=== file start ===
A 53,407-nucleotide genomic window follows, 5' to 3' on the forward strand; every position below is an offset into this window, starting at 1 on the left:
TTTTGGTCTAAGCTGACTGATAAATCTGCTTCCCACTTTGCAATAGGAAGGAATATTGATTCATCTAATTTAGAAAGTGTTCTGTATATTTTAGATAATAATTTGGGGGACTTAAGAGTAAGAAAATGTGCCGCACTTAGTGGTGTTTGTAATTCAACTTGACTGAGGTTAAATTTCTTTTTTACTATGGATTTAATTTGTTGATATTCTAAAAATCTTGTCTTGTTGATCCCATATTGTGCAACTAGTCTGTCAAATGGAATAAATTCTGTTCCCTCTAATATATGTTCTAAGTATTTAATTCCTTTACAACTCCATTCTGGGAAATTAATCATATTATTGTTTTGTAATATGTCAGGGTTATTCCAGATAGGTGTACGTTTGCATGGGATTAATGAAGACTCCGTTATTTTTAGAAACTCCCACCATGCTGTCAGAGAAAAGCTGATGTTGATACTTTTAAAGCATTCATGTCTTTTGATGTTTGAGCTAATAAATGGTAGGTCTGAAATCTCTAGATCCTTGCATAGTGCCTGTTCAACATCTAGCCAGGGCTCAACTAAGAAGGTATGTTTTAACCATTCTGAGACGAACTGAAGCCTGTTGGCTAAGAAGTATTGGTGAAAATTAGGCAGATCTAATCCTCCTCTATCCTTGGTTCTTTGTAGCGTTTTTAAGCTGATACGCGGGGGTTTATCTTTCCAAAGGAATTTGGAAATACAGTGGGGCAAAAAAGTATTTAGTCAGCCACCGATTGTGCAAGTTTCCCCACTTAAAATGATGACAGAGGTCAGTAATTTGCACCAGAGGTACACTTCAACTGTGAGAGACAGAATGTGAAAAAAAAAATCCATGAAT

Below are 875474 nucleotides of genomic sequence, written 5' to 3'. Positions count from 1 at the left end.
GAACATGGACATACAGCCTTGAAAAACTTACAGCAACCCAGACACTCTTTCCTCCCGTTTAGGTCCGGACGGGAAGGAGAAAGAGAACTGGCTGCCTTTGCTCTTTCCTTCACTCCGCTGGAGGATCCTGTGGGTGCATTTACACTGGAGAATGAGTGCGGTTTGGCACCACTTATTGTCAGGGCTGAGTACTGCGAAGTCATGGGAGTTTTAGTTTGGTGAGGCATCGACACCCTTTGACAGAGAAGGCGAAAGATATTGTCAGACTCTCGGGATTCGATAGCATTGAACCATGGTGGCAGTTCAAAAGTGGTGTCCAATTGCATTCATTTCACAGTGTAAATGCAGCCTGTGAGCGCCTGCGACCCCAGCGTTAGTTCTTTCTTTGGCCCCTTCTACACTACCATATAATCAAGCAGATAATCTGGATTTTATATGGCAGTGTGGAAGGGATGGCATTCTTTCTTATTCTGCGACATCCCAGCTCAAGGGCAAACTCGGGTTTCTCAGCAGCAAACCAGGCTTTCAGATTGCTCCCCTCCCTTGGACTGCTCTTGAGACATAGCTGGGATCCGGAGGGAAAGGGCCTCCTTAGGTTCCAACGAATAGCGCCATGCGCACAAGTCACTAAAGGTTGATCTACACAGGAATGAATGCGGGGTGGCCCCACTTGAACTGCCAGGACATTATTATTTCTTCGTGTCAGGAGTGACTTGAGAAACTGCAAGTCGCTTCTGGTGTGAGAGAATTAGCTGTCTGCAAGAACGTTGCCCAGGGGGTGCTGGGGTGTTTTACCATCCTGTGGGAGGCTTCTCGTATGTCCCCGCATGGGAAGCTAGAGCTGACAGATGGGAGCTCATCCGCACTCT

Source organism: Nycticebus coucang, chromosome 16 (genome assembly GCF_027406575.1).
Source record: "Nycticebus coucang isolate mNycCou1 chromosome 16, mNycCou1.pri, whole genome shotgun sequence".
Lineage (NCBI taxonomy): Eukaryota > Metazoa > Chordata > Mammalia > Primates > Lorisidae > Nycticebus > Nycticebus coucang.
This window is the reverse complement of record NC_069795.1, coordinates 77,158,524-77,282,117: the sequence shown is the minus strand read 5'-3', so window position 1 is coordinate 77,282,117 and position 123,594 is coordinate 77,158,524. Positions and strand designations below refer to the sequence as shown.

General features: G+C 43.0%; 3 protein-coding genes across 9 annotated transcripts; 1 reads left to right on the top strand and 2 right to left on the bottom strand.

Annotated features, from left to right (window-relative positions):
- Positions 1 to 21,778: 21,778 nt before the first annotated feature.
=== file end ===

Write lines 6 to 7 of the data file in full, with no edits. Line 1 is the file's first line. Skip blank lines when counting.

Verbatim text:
Source record: "Nycticebus coucang isolate mNycCou1 chromosome 16, mNycCou1.pri, whole genome shotgun sequence".
Lineage (NCBI taxonomy): Eukaryota > Metazoa > Chordata > Mammalia > Primates > Lorisidae > Nycticebus > Nycticebus coucang.